Guest Columnist

Alter: addressing a child care crisis

Megan Alter is a candidate for Iowa City Council.

When I first joined the Iowa Women’s Foundation in 2015, they were embarking on an ambitious goal: to discover the barriers to economic self-sufficiency for women in the state of Iowa by creating a listening tour. Right away, I became part of the core planning committee. We were going to draw on the experiences of community members to drive our mission. I was put in charge of drafting the content to pose to community leaders. What we created became the SHE MATTERS: We Listen and Iowa Wins Tour.

After traveling 4800 miles to 18 Iowa communities, the IWF found that lack of child care was the second greatest barrier to economic sustainability, and that this lack of child care also impacted the first barrier, employment opportunities. In fact, women were unable to take and maintain jobs without reliable child care and there wasn’t enough of it. Anywhere.

The facts are stark. According to the Iowa Department of Human Rights, “Iowa has one of the highest rates with both parents in the paid workforce ... (and) 81% of women in Iowa ages 20-64 (with children under 18) are in the labor force.” And Iowa has lost 42 percent of its child care businesses since 2012 (Iowa Child Care Resource and Referral). The impact isn’t simply a “family issue,” though the anxiety and stress of finding and paying for quality child care for families is significant. Businesses also are impacted, losing approximately $4.4 billion due to absenteeism as a result of child care breakdowns (Population Reference Bureau, analysis of data from the U.S. Census Bureau 2011-2015.)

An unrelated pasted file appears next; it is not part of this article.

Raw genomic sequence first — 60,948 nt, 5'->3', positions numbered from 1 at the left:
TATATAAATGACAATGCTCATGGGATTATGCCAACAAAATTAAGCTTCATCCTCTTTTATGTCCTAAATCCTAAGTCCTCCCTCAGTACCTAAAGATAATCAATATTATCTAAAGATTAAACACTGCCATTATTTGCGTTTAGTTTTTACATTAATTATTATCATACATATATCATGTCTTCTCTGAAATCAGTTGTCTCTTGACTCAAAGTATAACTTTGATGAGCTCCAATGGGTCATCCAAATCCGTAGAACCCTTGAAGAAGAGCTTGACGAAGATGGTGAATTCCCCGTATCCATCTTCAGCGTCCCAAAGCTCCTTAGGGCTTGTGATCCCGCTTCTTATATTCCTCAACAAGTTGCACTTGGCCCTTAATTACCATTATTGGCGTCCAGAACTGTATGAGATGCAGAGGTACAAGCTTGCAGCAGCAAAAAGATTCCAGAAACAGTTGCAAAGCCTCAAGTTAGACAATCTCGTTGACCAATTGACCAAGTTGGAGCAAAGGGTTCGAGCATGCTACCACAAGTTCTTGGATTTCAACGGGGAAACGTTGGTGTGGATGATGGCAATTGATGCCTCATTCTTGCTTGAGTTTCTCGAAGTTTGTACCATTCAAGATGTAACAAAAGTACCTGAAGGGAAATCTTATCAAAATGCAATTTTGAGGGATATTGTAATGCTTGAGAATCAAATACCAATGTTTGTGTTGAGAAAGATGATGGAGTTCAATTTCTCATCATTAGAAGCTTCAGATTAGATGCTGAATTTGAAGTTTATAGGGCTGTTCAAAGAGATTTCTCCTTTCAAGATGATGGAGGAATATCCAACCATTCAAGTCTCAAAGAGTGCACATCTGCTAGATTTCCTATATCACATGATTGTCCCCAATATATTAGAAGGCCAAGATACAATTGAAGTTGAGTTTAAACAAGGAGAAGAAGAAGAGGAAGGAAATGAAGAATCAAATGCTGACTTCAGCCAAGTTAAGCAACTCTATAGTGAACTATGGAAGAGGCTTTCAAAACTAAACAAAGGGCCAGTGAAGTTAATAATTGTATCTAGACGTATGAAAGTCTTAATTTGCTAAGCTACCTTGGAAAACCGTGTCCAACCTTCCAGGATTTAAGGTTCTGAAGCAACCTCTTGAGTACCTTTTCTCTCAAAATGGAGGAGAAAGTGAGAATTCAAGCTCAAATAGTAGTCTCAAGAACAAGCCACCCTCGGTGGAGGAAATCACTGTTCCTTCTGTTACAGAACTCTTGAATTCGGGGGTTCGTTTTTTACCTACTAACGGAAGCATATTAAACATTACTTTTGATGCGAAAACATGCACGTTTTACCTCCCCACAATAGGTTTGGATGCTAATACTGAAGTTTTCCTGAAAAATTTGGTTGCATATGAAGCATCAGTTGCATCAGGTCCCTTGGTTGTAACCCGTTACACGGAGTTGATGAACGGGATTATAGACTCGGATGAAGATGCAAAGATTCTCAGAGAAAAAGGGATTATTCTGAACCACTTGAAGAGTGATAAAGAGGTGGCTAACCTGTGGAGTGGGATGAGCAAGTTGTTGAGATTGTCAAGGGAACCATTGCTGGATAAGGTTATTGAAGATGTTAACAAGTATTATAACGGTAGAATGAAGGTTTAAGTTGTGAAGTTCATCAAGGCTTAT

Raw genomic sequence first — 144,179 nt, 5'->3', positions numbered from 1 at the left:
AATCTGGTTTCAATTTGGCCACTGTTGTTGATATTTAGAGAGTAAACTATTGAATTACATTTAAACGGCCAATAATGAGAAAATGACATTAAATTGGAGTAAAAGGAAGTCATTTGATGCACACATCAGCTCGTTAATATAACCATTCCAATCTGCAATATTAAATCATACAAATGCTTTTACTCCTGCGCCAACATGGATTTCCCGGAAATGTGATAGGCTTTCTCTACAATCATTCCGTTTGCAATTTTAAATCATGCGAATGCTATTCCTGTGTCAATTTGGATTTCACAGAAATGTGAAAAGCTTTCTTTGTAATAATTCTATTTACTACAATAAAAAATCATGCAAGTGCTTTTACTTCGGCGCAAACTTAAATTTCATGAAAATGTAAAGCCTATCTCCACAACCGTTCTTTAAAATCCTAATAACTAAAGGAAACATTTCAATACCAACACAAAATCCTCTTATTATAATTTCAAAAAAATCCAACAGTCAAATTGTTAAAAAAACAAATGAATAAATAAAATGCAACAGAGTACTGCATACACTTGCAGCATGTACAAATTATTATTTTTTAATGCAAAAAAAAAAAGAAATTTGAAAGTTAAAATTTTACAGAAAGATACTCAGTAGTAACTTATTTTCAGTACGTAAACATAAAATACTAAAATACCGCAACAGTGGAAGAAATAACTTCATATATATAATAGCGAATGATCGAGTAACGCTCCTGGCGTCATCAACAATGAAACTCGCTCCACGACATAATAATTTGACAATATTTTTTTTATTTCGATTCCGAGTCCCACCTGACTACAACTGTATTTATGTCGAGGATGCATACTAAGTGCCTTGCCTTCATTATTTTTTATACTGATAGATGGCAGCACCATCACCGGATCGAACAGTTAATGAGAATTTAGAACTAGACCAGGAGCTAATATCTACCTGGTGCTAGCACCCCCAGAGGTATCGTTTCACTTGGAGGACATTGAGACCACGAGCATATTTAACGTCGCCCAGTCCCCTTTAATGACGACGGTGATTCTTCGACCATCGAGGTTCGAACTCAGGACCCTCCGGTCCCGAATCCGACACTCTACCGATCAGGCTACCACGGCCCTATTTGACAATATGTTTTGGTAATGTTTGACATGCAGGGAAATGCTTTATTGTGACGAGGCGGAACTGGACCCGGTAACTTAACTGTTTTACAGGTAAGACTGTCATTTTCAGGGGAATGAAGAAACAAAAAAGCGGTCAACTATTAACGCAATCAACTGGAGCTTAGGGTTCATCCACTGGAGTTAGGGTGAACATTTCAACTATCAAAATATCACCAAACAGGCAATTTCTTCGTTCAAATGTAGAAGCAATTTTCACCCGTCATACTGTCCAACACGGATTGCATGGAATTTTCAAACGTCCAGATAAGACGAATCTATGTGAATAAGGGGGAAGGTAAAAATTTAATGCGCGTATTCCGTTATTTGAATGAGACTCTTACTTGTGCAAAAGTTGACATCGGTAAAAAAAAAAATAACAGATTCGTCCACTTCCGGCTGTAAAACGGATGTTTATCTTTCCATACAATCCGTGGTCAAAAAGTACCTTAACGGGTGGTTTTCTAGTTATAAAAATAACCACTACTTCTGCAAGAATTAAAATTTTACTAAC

Now the IWF has a laser-focused mission that must become a full-blown community mission: to identify and create appropriate local solutions for the child care crisis. But how? There are several potential avenues including building new centers, expanding existing centers, working with community colleges to train child care providers, offering entrepreneurs the resources and information to start child care businesses, working with businesses to expand and add benefits or to create on-site caregiving. We must also consider how to help 2nd and 3rd shift workers.

There is no magic bullet, just a lot of hard work to be done. The child care crisis affects entire communities in terms of economics, social and racial justice, quality of life, education, and work force. Therefore, from my perspective, any solution must include support and participation by local government. If I become a city council member, I will continue the work to expand child care in our community. It is long past time to address this issue.

Megan Alter is a candidate for Iowa City Council.

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